Lost in the Male

WASHINGTON, DC - FEBRUARY 26: U.S. Senate Minority Leader Sen. Mitch McConnell (R-KY) (C) speaks to the media as (L-R) Sen. John Cornyn (R-TX), Sen. John Barrasso (R-WY), Sen. Jerry Moran (R-KS), and Sen. Roy Blunt (R-MO) listen after their weekly Senate Republican policy luncheon at the U.S. Capitol, February 26, 2013 in Washington, DC. The Republican leadership spoke about the GOP agenda and the possibility of sequestration and its economic impact.
National Journal
Alex Roarty
Jan. 28, 2014, 6:45 a.m.

Two out of 33. That’s how many wo­men are run­ning ma­jor Re­pub­lic­an Sen­ate cam­paigns this cycle. Savvy polit­ic­al hands know that cam­paign man­agers take a back seat to con­sult­ants and oth­er seni­or ad­visers, but it’s still a telling stat­ist­ic about the re­l­at­ive lack of wo­men in im­port­ant polit­ic­al po­s­i­tions in­side the GOP, one that has some strategists wor­ried the party doesn’t have the best-pos­sible per­son­nel to reach out to fe­male voters in 2014.

— In most cases, fe­male Re­pub­lic­an strategists don’t blame overt sex­ism for their lack of rep­res­ent­a­tion. In­stead, they think the party simply doesn’t do a good enough job re­cruit­ing and then re­tain­ing young wo­men, the kind of tal­en­ted op­er­at­ives who can one day run a big-time cam­paign. When can­did­ates chose their man­ager, there simply aren’t many qual­i­fied wo­men from which to choose.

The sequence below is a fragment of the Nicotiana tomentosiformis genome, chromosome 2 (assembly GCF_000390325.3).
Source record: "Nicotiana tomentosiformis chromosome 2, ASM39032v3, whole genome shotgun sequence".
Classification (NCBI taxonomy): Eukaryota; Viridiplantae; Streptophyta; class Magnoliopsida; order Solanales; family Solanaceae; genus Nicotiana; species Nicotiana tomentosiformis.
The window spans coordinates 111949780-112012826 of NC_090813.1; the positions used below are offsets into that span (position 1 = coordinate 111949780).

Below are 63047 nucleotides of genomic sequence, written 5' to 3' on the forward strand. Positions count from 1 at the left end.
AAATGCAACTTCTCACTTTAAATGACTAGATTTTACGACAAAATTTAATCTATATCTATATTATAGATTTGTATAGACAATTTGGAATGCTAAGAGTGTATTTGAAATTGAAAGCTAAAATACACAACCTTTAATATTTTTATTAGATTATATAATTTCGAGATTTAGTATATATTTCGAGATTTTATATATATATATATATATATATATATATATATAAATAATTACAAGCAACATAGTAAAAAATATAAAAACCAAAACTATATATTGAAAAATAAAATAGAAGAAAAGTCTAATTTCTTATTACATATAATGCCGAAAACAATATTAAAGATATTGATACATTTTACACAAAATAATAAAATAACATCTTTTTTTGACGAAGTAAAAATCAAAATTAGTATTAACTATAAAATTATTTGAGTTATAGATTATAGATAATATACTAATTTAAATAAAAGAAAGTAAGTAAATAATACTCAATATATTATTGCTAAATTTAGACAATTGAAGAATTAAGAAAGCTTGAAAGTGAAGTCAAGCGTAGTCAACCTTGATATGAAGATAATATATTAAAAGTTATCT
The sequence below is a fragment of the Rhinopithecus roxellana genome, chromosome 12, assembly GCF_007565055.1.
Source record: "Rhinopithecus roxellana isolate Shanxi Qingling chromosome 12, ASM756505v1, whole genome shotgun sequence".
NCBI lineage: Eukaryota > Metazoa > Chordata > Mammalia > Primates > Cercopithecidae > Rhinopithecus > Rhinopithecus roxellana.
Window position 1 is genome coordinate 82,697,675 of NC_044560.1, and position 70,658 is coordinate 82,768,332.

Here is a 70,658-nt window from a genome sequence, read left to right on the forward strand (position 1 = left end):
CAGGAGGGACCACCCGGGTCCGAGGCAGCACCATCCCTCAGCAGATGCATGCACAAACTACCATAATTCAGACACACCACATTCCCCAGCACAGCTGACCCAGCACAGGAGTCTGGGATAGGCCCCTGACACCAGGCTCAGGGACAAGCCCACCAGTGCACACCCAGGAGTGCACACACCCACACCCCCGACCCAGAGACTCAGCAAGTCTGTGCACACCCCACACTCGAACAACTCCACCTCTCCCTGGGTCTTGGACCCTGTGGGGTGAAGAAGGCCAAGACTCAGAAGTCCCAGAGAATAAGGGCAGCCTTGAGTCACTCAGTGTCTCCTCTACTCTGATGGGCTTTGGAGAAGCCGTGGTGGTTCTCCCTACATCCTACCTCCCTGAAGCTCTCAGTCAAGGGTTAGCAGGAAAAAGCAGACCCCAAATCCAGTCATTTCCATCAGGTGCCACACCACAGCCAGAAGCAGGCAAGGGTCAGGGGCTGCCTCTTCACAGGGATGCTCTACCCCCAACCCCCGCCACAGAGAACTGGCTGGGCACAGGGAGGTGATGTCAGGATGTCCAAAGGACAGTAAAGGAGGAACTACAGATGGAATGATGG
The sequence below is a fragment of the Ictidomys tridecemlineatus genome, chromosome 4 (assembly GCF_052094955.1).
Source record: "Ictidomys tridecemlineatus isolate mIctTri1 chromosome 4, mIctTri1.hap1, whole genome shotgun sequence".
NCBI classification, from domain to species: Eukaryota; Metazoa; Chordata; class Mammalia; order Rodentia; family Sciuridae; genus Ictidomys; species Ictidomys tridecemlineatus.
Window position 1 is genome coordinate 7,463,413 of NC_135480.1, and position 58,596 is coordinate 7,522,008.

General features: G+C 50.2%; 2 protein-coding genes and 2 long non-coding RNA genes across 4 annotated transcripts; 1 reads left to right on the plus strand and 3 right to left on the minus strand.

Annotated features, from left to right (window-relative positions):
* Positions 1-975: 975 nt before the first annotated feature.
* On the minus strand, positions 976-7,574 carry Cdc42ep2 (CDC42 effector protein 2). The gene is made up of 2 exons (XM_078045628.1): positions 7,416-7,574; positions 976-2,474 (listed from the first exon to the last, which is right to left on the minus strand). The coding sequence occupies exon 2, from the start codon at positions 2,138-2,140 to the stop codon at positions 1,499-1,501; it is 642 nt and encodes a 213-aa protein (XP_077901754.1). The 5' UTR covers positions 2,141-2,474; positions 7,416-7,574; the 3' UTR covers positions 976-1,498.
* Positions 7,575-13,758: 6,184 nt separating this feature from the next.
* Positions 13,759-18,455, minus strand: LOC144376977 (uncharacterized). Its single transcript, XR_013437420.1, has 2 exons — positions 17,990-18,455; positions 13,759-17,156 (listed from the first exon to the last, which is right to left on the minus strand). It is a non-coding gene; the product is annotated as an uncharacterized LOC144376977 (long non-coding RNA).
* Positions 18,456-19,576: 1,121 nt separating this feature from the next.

— Their ab­sence is also felt in the con­sult­ing class, where wo­men are badly out­numbered by men. Many wo­men do hold im­port­ant jobs in com­mu­nic­a­tions and fin­ance, but neither is the kind of job that leads to jobs at the ma­jor con­sult­ing firms that of­ten make a cam­paign’s big de­cisions.

— Re­pub­lic­ans point out the party has made strides: The NR­CC, for ex­ample, is led by Ex­ec­ut­ive Dir­ect­or Liesl Hickey and Deputy Ex­ec­ut­ive Dir­ect­or Jes­sica Furst. And the largest Re­pub­lic­an cam­paign in the coun­try, Flor­ida Gov. Rick Scott‘s reelec­tion ef­fort, is run by a wo­man: Melissa Sellers. And at the NR­SC, a spokes­wo­man says half the staff — in­clud­ing sev­er­al in key polit­ic­al po­s­i­tions — is now fe­male.

Re­pub­lic­ans are cog­niz­ant the party needs to add more wo­men to their ranks. But do­ing so will take time — as the 2014 Sen­ate cam­paigns are find­ing out now.

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